A leading figure in Iraq’s modern art movement, Jamil Hamoudi is recognised for a semi-abstracted art form that creates colourful and dynamic geometric compositions.Through the techniques of repetition, line, and shading, the artist brings depth and movement to the two-dimensional surface and brings into sharp relief the angular forms of Arabic calligraphy and arabesque.
Hamoudi was a member of what is known critically as the huruffiyah movement, a critical term for the regional interest in calligraphy and the Arabic letter that was popular throughout the 1950s and 1960s.
Hamoudi began his career in Baghdad as a self-taught sculptor working in a naturalistic style. In 1944, he began teaching drawing and art history at a school in Baghdad while also attending classes at the capital’s Institute of Fine Arts. The artist graduated in 1945 and two years later received a government scholarship to continue his training in Paris, where he studied at École Nationale Supérieure des Beaux-Arts, Académie Julian, and École du Louvre. In addition, Hamoudi conducted research on Assyrian-Babylonian art and languages. His work is often considered to merge modern European aesthetics—particularly cubism and geometric abstraction— with his own cultural heritage to create a distinct formal language based on the spirituality of calligraphy.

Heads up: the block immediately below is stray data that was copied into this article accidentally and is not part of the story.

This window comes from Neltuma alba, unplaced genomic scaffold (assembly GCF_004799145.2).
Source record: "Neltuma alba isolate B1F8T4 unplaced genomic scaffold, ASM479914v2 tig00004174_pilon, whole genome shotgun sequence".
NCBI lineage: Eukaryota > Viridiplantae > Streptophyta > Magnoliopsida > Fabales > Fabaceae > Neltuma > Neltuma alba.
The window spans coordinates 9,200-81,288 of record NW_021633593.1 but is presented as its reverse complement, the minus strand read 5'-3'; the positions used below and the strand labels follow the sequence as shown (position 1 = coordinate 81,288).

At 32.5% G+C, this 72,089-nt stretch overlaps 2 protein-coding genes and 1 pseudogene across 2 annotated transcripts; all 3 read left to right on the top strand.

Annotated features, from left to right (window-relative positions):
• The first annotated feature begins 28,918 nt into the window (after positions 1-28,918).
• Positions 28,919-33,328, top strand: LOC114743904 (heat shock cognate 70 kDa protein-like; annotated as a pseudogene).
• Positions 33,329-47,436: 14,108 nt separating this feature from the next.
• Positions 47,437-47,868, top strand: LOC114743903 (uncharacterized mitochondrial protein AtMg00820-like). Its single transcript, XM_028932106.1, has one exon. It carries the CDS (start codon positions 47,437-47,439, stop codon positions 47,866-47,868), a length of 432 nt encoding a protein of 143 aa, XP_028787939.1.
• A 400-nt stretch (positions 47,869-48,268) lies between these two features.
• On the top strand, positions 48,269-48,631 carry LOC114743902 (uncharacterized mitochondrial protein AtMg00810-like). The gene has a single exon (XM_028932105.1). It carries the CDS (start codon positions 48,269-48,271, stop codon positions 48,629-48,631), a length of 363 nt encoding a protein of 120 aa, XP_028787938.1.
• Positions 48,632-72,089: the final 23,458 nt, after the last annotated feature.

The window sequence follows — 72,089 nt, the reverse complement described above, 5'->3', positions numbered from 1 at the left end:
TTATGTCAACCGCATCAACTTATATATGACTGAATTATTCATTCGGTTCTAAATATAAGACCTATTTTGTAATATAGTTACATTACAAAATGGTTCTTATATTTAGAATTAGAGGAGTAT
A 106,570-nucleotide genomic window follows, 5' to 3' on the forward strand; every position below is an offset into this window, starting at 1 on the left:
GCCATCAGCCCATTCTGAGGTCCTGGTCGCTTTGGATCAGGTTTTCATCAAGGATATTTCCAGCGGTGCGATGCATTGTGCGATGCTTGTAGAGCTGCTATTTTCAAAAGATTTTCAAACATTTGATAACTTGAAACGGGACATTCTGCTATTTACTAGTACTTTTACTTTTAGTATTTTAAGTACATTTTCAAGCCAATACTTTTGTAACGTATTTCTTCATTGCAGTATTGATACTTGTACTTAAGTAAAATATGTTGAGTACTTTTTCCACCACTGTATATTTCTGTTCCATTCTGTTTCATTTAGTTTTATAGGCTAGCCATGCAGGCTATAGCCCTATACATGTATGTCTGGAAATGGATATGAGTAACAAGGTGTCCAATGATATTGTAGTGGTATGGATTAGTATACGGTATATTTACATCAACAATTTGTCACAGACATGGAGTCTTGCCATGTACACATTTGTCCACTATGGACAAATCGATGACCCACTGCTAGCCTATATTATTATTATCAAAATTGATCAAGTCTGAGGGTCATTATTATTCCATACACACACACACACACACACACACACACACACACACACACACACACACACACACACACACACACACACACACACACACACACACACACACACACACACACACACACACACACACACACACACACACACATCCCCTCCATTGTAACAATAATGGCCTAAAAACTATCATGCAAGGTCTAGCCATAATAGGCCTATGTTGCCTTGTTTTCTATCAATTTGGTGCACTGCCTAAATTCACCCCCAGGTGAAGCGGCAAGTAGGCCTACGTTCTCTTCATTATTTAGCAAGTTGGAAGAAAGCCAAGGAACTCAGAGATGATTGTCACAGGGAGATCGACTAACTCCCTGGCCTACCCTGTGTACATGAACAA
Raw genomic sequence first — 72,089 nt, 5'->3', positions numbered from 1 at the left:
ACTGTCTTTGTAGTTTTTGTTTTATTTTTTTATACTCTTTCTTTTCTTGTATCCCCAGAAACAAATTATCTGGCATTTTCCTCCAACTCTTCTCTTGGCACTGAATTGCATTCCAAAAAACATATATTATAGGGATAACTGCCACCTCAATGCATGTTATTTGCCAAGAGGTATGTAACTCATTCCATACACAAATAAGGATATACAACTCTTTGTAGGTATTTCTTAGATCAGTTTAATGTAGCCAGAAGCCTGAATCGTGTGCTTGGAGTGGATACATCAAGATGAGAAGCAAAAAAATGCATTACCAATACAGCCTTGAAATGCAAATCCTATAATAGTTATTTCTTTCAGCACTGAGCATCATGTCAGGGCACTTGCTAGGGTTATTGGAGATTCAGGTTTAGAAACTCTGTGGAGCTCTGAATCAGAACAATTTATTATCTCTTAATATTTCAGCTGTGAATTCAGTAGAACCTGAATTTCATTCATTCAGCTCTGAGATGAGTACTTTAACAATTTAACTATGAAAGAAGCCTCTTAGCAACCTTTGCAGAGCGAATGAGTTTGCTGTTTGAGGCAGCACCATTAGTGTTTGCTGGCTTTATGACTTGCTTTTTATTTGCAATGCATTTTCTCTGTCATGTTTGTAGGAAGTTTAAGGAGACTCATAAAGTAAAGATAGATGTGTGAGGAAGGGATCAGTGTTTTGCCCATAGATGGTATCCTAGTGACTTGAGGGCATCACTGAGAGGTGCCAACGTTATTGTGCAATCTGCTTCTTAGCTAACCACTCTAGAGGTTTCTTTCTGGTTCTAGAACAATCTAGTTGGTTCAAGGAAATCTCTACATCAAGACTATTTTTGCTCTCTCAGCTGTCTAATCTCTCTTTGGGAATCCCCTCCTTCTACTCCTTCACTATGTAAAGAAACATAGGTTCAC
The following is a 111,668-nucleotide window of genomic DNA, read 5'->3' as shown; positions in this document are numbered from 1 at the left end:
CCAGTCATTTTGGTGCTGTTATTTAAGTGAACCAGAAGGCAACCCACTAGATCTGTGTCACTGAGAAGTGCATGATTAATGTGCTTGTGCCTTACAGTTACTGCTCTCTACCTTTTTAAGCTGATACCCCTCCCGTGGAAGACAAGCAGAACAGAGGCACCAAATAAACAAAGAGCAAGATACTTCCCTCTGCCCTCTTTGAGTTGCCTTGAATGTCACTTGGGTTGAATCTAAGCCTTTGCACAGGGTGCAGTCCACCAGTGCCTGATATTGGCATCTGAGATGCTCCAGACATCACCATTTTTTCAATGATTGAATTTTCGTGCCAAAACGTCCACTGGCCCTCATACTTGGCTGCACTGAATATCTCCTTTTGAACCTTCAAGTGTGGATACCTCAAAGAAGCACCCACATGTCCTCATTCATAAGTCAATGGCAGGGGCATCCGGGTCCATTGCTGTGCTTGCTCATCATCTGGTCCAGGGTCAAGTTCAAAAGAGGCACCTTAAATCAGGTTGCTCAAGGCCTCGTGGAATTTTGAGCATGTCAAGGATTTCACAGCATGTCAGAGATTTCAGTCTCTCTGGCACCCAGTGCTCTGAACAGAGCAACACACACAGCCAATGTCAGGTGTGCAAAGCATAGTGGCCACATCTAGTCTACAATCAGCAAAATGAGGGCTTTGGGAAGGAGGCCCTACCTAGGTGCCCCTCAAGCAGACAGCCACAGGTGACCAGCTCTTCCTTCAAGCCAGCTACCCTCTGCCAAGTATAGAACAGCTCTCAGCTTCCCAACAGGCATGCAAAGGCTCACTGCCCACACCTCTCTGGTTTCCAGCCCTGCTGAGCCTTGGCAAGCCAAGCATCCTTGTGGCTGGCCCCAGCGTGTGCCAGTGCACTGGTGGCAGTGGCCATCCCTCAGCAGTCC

Since his first solo exhibition in 1950, Hamoudi has exhibited internationally and his works are included in numerous museums and private collections worldwide. In his distinguished career, he was also a critic and published extensively on art.